Mr. Volkert alleges that Intervisual breached the exclusive license agreement by failing to pay him royalties for the "Discover," "Nokia," and "Blue Cross/Blue Shield" jobs. In support of this contention, Mr. Volkert offered some paperwork from Webcraft purporting to show that Intervisual received royalty payments for these jobs. (R. at 100.) However, Mr. Richwine testified that Intervisual had nothing to do with these jobs, and received no monies for any of them. (R. at 100-01.) While there is some confusion regarding royalty payments on these jobs, the Court is satisfied that, based on Mr. Richwine's credible testimony, Intervisual received no monies related to Mr. Volkert's patents for the aforementioned jobs. As a result, Mr. Volkert's sixth alleged breach of the exclusive license agreement fails.
7. Failure to Use Mr. Volkert in Sales Presentations, and Intervisual's Alleged Lack of Incentive to Sell Machine-made Pop-Ups Due to its Contractual Arrangement with Carvajal
Mr. Volkert alleges that Intervisual's failure to utilize his expertise during sales presentations constitutes a breach of the exclusive license agreement. However, a reading of the plain language of the agreement reveals that Intervisual is not required to use Mr. Volkert for sales presentations. (Joint Ex. 1.) Rather, Intervisual has the discretion to determine whether or not to use Mr. Volkert for sales presentations. (Joint Ex. 1.) Accordingly, Intervisual has not breached this discretionary provision of the agreement.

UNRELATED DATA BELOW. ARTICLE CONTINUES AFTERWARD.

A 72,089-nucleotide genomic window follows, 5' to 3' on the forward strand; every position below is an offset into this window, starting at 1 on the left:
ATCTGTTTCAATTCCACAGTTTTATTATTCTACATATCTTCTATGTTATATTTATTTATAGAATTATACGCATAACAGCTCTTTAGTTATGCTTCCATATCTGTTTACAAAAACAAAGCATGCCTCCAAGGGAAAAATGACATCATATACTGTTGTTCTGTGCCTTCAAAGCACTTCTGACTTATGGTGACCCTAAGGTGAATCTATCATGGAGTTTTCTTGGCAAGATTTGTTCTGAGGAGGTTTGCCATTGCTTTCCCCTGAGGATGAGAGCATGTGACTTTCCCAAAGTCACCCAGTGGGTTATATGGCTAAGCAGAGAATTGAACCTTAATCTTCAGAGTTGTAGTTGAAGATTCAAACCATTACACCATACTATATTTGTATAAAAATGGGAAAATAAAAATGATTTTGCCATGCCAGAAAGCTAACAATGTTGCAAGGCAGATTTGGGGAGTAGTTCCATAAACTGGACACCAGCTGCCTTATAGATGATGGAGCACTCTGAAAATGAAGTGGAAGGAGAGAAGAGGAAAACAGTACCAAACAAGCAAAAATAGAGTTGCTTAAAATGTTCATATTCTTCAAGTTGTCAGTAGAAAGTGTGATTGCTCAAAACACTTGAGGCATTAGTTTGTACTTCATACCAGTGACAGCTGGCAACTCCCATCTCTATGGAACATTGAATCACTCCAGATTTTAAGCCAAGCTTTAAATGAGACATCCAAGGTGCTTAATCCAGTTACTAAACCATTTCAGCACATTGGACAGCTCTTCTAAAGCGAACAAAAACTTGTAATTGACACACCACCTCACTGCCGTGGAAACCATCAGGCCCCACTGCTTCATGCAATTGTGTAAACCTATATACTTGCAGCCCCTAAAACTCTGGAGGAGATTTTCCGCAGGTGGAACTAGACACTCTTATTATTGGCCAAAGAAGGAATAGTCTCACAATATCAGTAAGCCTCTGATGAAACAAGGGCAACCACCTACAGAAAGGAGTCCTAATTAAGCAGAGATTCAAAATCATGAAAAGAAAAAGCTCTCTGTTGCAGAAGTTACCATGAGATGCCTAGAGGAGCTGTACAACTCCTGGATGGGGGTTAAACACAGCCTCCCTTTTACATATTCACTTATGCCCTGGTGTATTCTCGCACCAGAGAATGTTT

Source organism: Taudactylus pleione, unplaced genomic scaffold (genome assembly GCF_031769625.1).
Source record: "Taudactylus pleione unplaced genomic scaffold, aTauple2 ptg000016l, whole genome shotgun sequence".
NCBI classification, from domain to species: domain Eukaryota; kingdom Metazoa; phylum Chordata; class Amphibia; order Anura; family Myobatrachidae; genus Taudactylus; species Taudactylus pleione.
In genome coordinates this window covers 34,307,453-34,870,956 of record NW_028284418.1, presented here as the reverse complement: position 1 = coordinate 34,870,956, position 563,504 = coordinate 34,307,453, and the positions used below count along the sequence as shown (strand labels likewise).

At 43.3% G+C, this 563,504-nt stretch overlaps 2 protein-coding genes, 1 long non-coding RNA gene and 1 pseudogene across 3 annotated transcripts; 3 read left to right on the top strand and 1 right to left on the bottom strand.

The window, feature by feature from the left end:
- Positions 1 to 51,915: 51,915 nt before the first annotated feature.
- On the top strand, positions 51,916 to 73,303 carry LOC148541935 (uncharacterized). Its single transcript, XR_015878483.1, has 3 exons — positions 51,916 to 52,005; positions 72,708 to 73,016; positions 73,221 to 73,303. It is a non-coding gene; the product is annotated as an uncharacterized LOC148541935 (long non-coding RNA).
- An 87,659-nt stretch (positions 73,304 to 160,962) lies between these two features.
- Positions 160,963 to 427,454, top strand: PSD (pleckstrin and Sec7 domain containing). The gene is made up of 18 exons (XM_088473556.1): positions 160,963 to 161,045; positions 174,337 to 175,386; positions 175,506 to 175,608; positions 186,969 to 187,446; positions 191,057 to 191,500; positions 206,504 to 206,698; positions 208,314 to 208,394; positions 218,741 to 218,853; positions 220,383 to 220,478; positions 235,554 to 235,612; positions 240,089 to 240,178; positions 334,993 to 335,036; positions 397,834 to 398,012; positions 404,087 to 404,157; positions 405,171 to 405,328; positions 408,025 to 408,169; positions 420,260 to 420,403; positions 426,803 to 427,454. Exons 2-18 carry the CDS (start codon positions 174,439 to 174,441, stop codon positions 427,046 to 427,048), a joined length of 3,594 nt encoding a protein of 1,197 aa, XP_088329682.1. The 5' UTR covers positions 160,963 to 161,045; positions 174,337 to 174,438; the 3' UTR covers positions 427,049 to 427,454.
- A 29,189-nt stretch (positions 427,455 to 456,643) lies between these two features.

Mr. Volkert further alleges that Intervisual has dealt with him in bad faith by maintaining a minimum purchase contract for hand-made pop-ups with Carvajal, a manufacturer in Mexico. Although Intervisual had a minimum purchase contract with Carvajal, from 1991 through 1993, Intervisual typically invoiced four or five times the required minimum level of sales with Carvajal. (R. at 103-04.) As Mr. Richwine testified, "I don't think [Intervisual] had ever done less than ... $800,000 ... [in yearly business] ... with Carvajal." (R. at 104.) Hence, for all practical purposes, the contractually-required minimum invoice of $12,500 per month was superfluous. Recognizing this, Intervisual and Carvajal eliminated the minimum purchase requirement provision from their business relationship in 1993. (R. at 103-04.) Mr. Volkert's argument, that Intervisual's contractual relationship with Carvajal impacted Intervisual's willingness to sell Mr. *1103 Volkert's patented machine-made pop-ups, is unpersuasive. Accordingly, Mr. Volkert's seventh alleged breach of the exclusive license agreement is rejected.
C. Intervisual has Committed No Material Breaches
Based on all of the testimony during the trial, as well as close scrutiny of the Record, the Court finds that all of the breaches of the exclusive license agreement alleged by Mr. Volkert have been satisfactorily rebutted. Therefore, the Court finds that: Intervisual has not breached its exclusive license agreement with Mr. Volkert; Mr. Volkert's attempted termination of the agreement was wrongful; and the exclusive license agreement remains in full force and effect. The Court will next consider Intervisual's claim that Mr. Volkert tortiously interfered with its prospective economic advantage.
II. Legal Standard for Tortious Interference with Prospective Economic Advantage